Recommendations for the classification and labelling of lithium carbonate and lithium chloride based on the evaluation of studies on their effects on reproduction. Effects on fertility: category 3 (substances which cause concern for human fertility) and R62 (possible risk for impaired fertility). Teratogenic effects: category 1 (substances known to cause developmental toxicity in humans) and R61 (may cause harm to the unborn child). Effects during lactation: R64 (may cause harm to breastfed babies). Summary in Dutch.
Gezondheidsraad, Postbus 16052, 2500 BB Den Haag, Netherlands, 2000. 45p. 49 ref.
http://www.gr.nl/overig/pdf/00@06OSH.pdf [in English]
Committee for Compounds Toxic to Reproduction
Halothane - Evaluation of the effects on reproduction, recommendation for classification
Recommendations for the classification and labelling of halothane based on the evaluation of studies on its effects on reproduction. Effects on fertility: no classification due to lack of appropriate data. Teratogenic effects: category 3 (substances which cause concern for humans owing to possible developmental toxic effects) and R63 (possible risk of harm to the unborn child). Effects during lactation: no R64 labelling due to lack of appropriate data. Summary in Dutch.
Gezondheidsraad, Postbus 16052, 2500 BB Den Haag, Netherlands, 2000. 35p. 38 ref.
http://www.gr.nl/overig/pdf/00@02OSH.pdf [in English]
Committee for Compounds Toxic to Reproduction
Ethanol - Evaluation of the effects on reproduction, recommendation for classification
Recommendations for the classification and labelling of ethanol based on the evaluation of studies on its effects on reproduction. Effects on fertility: category 1 (substances known to impair fertility in humans) and R60 (may impair fertility). Teratogenic effects: category 1 (substances known to cause developmental toxicity in humans) and R61 (may cause harm to the unborn child). Effects during lactation: R64 (may cause harm to breastfed babies). Summary in Dutch.
Gezondheidsraad, Postbus 16052, 2500 BB Den Haag, Netherlands, 2000. 33p. 54 ref.
http://www.gr.nl/overig/pdf/00@01OSH.pdf [in English]
Committee for Compounds Toxic to Reproduction
Chloroform - Evaluation of the effects on reproduction, recommendation for classification
Recommendations for the classification and labelling of chloroform based on the evaluation of studies on its effects on reproduction. Effects on fertility: no classification due to lack of data. Teratogenic effects: category 2 (substances which should be regarded as if they had developmental toxicity to humans) and R61 (may cause harm to the unborn child). Effects during lactation: no R64 labelling due to lack of appropriate data. Summary in Dutch.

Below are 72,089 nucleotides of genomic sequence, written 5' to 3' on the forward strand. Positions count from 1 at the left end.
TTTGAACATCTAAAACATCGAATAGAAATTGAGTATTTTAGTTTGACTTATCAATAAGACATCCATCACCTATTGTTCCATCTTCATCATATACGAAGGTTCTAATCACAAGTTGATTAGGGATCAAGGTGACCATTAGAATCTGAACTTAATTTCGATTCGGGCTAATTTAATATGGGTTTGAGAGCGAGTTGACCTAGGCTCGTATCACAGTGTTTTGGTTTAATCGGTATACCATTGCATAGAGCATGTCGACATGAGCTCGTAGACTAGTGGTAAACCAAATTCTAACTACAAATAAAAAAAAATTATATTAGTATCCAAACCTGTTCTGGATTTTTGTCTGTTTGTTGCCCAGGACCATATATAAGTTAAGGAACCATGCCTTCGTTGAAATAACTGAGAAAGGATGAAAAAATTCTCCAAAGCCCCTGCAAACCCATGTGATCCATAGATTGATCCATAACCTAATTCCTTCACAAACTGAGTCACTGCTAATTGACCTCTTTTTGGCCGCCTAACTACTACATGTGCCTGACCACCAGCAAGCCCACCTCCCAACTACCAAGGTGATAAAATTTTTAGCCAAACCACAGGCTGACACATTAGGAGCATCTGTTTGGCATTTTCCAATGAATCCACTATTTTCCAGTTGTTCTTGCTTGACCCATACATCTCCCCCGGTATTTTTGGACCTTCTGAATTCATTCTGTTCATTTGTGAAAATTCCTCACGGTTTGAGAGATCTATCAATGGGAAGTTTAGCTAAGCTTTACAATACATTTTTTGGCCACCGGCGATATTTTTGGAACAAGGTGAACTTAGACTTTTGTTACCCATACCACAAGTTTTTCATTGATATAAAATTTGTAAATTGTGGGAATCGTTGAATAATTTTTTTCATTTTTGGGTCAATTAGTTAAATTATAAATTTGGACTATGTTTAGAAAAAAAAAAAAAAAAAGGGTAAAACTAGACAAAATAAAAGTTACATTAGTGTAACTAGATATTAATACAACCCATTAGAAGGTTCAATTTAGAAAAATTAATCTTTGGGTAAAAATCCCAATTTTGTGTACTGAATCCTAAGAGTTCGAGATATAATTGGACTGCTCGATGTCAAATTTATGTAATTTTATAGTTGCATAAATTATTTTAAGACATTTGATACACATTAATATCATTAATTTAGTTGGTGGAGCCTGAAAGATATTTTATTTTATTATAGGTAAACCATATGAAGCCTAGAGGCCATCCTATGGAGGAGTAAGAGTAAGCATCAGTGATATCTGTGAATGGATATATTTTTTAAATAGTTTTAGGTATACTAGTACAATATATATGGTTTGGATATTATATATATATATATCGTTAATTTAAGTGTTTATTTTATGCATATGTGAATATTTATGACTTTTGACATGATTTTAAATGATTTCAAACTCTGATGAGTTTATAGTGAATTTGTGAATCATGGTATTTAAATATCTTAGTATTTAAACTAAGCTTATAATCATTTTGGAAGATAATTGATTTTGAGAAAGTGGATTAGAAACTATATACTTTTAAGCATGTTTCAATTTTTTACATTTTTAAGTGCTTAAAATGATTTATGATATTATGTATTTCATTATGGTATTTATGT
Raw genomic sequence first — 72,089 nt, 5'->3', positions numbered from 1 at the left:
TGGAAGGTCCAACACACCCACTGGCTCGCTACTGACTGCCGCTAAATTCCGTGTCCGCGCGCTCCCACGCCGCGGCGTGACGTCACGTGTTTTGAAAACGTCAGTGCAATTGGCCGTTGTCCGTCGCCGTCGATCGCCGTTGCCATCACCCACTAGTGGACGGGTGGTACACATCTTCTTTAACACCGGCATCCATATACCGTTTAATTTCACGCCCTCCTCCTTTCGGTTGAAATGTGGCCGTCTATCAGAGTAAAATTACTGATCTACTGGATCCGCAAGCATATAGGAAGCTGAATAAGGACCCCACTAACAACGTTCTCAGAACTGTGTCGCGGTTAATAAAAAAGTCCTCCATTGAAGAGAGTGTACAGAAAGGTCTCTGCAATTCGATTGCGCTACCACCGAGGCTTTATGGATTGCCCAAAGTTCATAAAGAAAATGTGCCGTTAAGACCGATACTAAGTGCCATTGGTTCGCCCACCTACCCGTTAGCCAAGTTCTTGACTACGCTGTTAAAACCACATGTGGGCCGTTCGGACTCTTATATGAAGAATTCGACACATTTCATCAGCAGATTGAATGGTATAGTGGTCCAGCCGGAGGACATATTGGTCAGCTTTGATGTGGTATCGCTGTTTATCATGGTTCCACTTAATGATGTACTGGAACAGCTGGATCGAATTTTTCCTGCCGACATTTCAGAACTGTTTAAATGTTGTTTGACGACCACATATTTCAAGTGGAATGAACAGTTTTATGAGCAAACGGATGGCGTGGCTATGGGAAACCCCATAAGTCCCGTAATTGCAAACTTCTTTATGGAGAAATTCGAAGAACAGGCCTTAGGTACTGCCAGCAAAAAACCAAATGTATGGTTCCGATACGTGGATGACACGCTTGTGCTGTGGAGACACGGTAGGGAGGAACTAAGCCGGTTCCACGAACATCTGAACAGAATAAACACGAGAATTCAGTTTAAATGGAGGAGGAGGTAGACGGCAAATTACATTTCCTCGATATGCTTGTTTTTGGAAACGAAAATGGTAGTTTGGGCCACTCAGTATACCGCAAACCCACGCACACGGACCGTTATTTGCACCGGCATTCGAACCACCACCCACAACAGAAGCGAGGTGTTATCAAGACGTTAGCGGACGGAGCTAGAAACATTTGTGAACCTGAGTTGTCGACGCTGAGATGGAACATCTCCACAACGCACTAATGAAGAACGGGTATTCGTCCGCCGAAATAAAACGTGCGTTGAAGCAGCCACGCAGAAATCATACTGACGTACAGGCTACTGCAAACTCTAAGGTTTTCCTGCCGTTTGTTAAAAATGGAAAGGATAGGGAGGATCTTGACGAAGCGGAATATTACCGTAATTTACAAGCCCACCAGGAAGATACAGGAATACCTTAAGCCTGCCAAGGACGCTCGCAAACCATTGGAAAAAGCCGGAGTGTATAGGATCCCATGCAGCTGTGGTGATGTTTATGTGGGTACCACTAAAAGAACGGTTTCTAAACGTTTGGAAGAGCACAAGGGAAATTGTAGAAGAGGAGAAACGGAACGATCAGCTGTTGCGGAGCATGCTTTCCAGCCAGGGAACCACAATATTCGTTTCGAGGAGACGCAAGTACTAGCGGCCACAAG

Gezondheidsraad, Postbus 16052, 2500 BB Den Haag, Netherlands, 2000. 38p. 27 ref.
http://www.gr.nl/overig/pdf/00@07OSH.pdf [in English]
Committee for Compounds Toxic to Reproduction
Cadmium and its compounds - Evaluation of the effects on reproduction, recommendation for classification
Recommendations for the classification and labelling of cadmium (Cd) and its compounds based on the evaluation of studies on their effects on reproduction. Effects on fertility: category 3 (substances which cause concern for human fertility) and R62 (possible risk for impaired fertility). Teratogenic effects: category 3 (substances which cause concern for humans owing to possible developmental toxic effects) and R63 (possible risk of harm to the unborn child). Effects during lactation: R64 (may cause harm to breastfed babies). Safe level of Cd in (human) breast milk: 5µg/L. Summary in Dutch.
Gezondheidsraad, Postbus 16052, 2500 BB Den Haag, Netherlands, 2000. 52p. 96 ref.
http://www.gr.nl/overig/pdf/00@04OSH.pdf [in English]
Abell A., Juul S., Bonde J.P.E.
Time to pregnancy among female greenhouse workers
This study examined the possibility that work in greenhouses with potential exposure to pesticides entails a risk for reduced fecundity in terms of increased time to pregnancy. 1,767 female members of the Danish Gardeners Trade Union were interviewed by telephone, and data were obtained on the 492 most recent pregnancies among women who were employed at the time when they stopped contraception. The pregnancies were classified according to job characteristics. The adjusted fecundability ratio for workers in flower greenhouses compared to other union members was 1.11. Among workers in flower greenhouses, the handling of cultures many hours per week, the spraying of pesticides, and the non-use of gloves was related to reduced fecundability.
Scandinavian Journal of Work, Environment and Health, Apr. 2000, Vol.26, No.2, p.131-136. Illus. 23 ref.
Dutch Expert Committee on Occupational Standards (DECOS)
Hardwood and softwood dust - Evaluation of the carcinogenicity and genotoxicity